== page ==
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African Journal of Biomedical Research

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Portion and Serving Sizes of Commonly Consumed Foods, in Ibadan, Southwestern Nigeria

RA Sanusi, A Olurin

Abstract


The concept of portion size of foods consumed at a sitting and the serving sizes are important in efficient conduct of food consumption or dietary intake studies. A descriptive cross-sectional study design was adopted in Ibadan South-West and Ibadan North West local Government Areas of Oyo state and an interviewer-administered questionnaire including a 24-hour dietary recall section was the main tool for data collection. Portion sizes were determined from weight equivalents of each food type consumed, average portion sizes for each food type were determined using the statistical package for social sciences (SPSS) version 16, and nutrient intakes were determined using an adapted Total Dietary Assessment (TDA) software. Amounts of starchy food and fruits that will provide 15g carbohydrate, vegetables that will provide 5g carbohydrate, meat that will provide 7g protein and 5g fat were considered “a single serving” based on the food exchange list. Serving sizes were then expressed in easily recognizable household measures. Portion and Serving Sizes of commonly consumed Nigerian foods were thus determined. Four hundred and thirteen (413) adult males and females, with a mean age (SD) of 41.5 (14.4) yr participated in this study and majority (76.27%) were married. Occupation included traders (38.26%), artisans (27.20%) and private company workers (10.17%). Overall, subjects consumed a number of servings that ranged from a minimum of 2.4 (Maize pap) to a maximum of 18.4 servings (Semolina) in the cereal and grain group; a minimum of 0.9 (fried plantain) to a maximum of 6.5 (Lafun) within the starchy root and tuber group; 1.4 (Moinmoin) to 4.5 (cooked beans) in the legume group. Serving sizes determined: a serving of the various foods as expressed in household measures include; 1.3 slices of bread, 13.5 tablespoons of Ewedu soup, 5 tablespoons of vegetable oil stew, and 2/3 a small wrap (73.7g) of yam-based Amala, amongst others. This knowledge of “serving sizes” in relation to the nutrient content if well-known, is useful to individuals as a tool to better determine amounts of foods eaten to ensure nutrient adequacy, promote health and reduce the risk of developing diet-related chronic diseases.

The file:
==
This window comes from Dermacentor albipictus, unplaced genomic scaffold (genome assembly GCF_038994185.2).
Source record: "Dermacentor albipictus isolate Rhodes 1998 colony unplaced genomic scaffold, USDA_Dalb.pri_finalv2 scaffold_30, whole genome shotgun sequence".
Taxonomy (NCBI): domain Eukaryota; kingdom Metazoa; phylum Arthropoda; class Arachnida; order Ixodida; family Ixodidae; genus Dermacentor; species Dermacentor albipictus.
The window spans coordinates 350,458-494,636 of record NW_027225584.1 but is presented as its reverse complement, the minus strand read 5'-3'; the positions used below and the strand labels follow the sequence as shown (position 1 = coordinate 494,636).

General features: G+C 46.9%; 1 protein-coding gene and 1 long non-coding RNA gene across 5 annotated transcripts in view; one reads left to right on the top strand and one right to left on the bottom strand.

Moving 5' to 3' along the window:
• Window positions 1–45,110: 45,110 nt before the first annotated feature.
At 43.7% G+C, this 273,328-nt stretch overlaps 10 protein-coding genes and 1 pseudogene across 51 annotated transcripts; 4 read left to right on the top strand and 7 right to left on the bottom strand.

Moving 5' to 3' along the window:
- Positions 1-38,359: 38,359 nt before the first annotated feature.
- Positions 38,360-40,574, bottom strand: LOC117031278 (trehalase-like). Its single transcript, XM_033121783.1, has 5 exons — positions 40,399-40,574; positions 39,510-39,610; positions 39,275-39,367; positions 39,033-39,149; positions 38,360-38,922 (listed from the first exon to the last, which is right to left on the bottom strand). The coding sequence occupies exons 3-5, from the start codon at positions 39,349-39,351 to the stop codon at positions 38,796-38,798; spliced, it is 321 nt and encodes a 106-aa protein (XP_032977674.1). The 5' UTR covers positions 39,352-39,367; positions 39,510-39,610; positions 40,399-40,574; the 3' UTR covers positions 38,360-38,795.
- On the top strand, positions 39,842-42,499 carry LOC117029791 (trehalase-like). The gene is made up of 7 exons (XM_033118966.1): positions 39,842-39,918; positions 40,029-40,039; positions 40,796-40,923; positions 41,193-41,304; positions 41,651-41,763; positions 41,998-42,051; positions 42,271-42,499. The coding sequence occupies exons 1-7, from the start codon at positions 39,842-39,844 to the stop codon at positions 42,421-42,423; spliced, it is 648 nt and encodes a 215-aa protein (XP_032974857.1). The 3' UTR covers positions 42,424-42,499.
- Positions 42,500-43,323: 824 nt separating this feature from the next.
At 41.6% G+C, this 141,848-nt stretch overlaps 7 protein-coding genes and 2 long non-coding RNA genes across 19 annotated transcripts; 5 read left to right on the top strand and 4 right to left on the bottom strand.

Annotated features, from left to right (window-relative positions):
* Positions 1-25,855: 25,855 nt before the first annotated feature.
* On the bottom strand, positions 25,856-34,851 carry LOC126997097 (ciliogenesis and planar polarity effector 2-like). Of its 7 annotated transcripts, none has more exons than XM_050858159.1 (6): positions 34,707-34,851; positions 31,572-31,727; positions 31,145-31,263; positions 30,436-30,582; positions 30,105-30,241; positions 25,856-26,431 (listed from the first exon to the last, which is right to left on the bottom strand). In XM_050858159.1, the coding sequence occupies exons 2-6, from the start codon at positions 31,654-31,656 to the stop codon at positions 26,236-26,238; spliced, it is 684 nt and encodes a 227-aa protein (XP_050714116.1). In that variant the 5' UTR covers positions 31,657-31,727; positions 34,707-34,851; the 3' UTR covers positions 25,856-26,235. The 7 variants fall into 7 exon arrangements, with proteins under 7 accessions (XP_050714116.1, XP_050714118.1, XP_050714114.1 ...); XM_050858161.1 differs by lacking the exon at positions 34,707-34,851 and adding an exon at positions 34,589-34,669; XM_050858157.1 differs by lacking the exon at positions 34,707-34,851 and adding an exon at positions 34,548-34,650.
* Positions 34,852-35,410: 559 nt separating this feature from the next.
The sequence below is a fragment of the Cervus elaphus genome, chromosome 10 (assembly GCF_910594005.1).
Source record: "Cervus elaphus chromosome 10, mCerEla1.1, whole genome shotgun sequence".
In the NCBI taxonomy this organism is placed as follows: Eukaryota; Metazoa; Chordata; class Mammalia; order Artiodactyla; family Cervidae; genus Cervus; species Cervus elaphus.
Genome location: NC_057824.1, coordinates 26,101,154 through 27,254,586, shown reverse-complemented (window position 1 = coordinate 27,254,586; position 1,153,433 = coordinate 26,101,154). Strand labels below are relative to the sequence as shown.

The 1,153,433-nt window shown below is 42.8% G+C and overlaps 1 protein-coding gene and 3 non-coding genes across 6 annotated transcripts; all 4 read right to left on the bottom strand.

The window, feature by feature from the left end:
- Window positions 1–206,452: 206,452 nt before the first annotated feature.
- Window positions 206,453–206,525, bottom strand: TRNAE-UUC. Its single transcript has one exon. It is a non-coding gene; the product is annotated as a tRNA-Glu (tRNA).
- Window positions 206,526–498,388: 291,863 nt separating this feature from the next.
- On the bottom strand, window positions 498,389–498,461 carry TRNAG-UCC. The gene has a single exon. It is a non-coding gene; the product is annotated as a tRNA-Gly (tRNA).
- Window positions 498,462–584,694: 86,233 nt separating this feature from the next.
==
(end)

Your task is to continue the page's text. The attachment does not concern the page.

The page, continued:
Key words: portion sizes, serving sizes, Nigerian foods, dietary recall, diet-related chronic diseases




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